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The Fall of Troy - In the Unlikely Event CD (album) cover


The Fall of Troy


Heavy Prog

3.22 | 18 ratings

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Conor Fynes
Prog Reviewer
3 stars 'In The Unlikely Event' - The Fall Of Troy (5/10)

Like much artistic post-hardcore I have heard, my impression is often that of a mixed bag; although I sometimes find myself endeared to some of the musical aspects, other things tend to really deter from what would have otherwise been a very enjoyable experience. American power prog trio The Fall Of Troy is no exception to this rule. 'In The Unlikely Event' is the band's fourth and final record they released before deciding to call it quits, and for the fans of the band's style, it should not disappoint. Taking their technical approach towards post-hardcore for one last spin, they do not end things on their brightest note, but there enough things to like about the music here to be worth a spin for someone that's not entirely opposed to the style of music that the band plays.

I've never been entirely convinced by the music of The Fall Of Troy, often likening them to being a 'poor man's Coheed & Cambria', but 'In The Unlikely Event' does show that the band has the chops to stand on their own. Defined by the frenetic guitar playing of frontman Thomas Erak, many of the riffs here resound of much of the stuff happening in the mathcore scene, and manage to impress both on a technical level, and a weird sense of guitar experimentation easily reminiscent of Tom Morello, of Rage Against The Machine. Most of the songs here are upbeat, technical, at times noisy, and made melodic only by the higher- register vocal work of Erak, which is a very mixed bag. Although he is certainly a skilled singer for what he does, there are time when it feels he strains his voice too much, which ends up equating to sounding like something more akin to an adolescent wail than the frontman of a band who has been around for the better part of a decade. The screams here are fairly intermittent and sparse, but they are much less successful; always sounding fairly screechy and tending to ruin most of the parts they lead.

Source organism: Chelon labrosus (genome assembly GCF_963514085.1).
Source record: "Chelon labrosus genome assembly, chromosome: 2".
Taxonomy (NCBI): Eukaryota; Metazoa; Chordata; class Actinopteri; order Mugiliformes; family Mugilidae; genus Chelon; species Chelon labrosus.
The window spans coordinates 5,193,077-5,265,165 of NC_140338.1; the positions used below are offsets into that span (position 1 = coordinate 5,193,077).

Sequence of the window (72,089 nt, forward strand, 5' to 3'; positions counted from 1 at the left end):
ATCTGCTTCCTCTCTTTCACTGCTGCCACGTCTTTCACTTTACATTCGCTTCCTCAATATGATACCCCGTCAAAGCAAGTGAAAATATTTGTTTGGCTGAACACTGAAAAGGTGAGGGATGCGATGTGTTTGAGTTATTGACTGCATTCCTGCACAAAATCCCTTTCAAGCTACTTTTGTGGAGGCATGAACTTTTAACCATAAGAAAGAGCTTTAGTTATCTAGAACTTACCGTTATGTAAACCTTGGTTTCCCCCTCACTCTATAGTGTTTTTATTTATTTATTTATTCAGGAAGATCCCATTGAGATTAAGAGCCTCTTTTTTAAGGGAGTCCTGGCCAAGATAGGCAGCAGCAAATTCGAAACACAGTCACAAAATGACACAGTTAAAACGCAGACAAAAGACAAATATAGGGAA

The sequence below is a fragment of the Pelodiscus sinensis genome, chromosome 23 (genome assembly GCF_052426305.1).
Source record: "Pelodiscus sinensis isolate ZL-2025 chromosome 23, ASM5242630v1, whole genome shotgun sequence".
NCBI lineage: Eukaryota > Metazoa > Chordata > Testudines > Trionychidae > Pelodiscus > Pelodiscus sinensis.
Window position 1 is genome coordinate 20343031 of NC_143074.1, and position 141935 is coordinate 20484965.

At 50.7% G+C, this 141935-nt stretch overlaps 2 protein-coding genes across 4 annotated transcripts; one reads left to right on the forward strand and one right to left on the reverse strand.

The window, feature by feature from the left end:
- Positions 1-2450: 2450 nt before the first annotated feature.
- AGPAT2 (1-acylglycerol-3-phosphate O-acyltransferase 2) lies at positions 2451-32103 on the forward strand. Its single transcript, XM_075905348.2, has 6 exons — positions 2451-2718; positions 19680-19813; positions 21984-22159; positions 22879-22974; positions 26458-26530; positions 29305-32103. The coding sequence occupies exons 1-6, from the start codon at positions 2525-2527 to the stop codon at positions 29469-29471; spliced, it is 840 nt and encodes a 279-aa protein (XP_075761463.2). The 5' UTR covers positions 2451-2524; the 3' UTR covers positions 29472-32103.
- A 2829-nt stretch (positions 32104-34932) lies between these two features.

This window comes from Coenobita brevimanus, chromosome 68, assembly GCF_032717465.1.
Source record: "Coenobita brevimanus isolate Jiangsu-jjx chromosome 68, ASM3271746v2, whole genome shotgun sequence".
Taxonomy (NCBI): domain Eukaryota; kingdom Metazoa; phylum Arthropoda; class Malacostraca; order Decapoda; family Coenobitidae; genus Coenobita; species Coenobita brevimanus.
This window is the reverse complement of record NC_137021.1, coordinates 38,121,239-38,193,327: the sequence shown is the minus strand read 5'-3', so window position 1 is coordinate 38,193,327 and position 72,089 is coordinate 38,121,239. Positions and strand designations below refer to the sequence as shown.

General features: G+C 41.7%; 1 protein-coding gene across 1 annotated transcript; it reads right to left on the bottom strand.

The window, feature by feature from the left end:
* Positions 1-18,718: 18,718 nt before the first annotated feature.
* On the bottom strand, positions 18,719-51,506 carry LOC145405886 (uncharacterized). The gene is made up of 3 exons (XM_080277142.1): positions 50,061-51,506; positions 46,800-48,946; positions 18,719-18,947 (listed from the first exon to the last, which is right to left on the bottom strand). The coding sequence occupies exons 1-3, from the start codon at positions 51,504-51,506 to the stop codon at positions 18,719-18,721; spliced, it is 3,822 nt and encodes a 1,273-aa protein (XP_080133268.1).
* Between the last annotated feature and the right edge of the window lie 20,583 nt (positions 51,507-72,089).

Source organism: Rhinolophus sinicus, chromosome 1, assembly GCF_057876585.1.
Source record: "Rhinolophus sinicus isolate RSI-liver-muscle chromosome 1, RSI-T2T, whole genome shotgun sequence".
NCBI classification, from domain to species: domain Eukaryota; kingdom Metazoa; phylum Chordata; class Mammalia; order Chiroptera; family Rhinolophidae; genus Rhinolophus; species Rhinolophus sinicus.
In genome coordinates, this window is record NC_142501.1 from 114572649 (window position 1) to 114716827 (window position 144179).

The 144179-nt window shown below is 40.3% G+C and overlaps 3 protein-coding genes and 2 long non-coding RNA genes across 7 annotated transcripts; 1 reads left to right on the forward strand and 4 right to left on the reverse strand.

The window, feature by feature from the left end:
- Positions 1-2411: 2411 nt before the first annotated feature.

The songwriting here is inconsistent at best, ranging from rather noisy and aimless messes like 'Straight-Jacket Keelhauled' to more melodic success in the aptly-titled 'Single' and the surprisingly effective ballad track 'Webs'. It often feels though that in their attempt to make things sound dissonant and technical, they do lose some of the magic, and what melodic aspects they do try to incorporate often feel a bit weak. One of my favourite aspects of The Fall Of Troy's music is their highly technical approach to crafting riffs, but it does feel as if they needed to work the complexity in a little better to work with the melodies. The end result is something that lacks a memorable impact, leaving only a couple of tracks active in the listener's imagination after the album stops rolling.

I find myself impressed by some of the stuff heard on 'In The Unlikely Event', but it still feels as if The Fall Of Troy lacked some tightness on their swansong record. In any case, the band was one of the better post-hardcore acts of the '00s decade, and their fourth album does nothing to tarnish their reputation. I can only imagine that those who find that the band suits their personal tastes more will find much more to appreciate here than I did.

Conor Fynes | 3/5 |


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